The willing victims of the ‘lumpiang ubod’

When I asked what they could serve for a gathering in the office this afternoon, Nico of the Silliman Cafeteria, without batting an eyelash,  suggested: “lumpiang ubod”! Of course, I knew what it was; but that for an afternoon snack got my intestines tangled up. Nico was adamant though. “Lumpiang ubod it is then.” No wonder the reaction. We later learned it was their first time to master making it. And they’ve not sold it to anyone yet. So there, the willing victims we were of the “lumpiang ubod”.

The Caf’s “lumpiang ubod” can very well match Cafe Laguna’s version. It can even beat it. I thought theirs was better as the crepe had a firmer yet fine texture. If only they can improve on the sauce.

As with any office gathering, no one starts eating until I have taken a photo of the food on the table. It’s not mandatory; it has become a habit. So when the food arrived in the office this afternoon, they knew already that they needed to convince themselves that, indeed, patience is a virtue. I grabbed a piece of the “lumpiang ubod”, dissected it, poured sauce over…then snapped. Voila!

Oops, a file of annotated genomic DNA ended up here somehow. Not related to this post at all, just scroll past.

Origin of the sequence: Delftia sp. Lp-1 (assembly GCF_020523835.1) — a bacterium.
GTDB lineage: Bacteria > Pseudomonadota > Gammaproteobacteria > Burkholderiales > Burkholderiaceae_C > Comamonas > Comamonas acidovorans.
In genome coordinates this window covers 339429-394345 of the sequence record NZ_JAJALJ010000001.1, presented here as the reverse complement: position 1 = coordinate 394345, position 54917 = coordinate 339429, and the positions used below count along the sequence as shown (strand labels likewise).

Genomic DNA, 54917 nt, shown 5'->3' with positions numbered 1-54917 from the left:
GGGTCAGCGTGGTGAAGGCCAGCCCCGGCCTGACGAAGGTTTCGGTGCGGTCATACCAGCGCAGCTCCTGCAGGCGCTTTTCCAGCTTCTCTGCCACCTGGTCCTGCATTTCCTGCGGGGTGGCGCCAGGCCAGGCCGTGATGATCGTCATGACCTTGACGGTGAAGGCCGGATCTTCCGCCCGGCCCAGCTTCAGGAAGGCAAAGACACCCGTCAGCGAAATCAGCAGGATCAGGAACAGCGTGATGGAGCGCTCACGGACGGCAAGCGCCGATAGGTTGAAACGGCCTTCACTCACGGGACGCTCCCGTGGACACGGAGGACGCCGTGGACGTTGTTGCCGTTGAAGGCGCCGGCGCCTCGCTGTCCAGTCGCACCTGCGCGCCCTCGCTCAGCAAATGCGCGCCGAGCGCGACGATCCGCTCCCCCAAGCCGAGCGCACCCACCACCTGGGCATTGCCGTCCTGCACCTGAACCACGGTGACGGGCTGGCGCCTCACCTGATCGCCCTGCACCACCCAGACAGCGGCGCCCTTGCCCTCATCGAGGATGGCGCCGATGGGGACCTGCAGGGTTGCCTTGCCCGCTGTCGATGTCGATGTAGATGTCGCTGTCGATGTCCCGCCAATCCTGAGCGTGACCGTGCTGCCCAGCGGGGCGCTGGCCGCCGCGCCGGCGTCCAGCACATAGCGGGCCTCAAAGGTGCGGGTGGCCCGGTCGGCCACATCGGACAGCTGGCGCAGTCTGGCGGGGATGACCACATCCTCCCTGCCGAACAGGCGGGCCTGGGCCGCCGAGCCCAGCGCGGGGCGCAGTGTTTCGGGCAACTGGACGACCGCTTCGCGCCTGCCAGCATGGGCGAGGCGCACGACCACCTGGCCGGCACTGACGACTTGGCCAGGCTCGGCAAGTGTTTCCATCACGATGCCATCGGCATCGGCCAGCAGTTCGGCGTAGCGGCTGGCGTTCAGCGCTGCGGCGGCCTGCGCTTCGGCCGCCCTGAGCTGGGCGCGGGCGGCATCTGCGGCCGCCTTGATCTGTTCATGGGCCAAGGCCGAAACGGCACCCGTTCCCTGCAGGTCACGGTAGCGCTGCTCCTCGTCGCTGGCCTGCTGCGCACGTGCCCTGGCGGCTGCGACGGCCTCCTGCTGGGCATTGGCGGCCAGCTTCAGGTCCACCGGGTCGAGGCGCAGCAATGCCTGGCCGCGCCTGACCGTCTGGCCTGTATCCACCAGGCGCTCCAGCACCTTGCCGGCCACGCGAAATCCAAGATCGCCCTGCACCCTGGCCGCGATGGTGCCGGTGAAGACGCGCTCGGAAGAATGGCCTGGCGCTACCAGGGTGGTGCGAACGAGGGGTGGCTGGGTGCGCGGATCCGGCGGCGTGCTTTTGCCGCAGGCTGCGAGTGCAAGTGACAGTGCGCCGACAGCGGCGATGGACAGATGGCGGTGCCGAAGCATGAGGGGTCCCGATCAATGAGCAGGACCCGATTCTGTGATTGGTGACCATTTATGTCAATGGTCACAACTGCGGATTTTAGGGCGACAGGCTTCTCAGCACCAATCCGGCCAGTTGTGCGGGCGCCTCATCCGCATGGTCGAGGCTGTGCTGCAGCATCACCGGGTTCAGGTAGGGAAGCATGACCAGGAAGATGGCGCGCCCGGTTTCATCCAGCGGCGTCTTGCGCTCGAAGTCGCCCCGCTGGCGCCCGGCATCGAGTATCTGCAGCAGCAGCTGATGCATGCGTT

What to me sets this dish apart is its delicate wrap. The crepe was fine; it didn’t have smudges or a rough surface. That was a good indication of proper handling of the mixture of flour, eggs and butter, careful not to let it rise to avoid the bubbles — what gives pancakes and dessert crepes that “planetary” finish. What was inside it was also well-seasoned; the sugar evened out the salty taste from the soy sauce. The diced “ubod” (palm heart) was mixed with ground pork and finely chopped onions and garlic. The sauteed mixture held up together that when I picked the “lumpiang ubod” from the plate with my hand, it didn’t feel loose and sparse.

The only thing that the Caf needs to perfect is the sauce. While some colleagues thought it needed to be stickier, I thought the consistency was just right. What was a bit lacking was that sweet-garlicky hint that adds depth to every bite of the “lumpiang ubod”.

The “lumpiang ubod” costs Php 20 each. Minimum order: 20 pieces.

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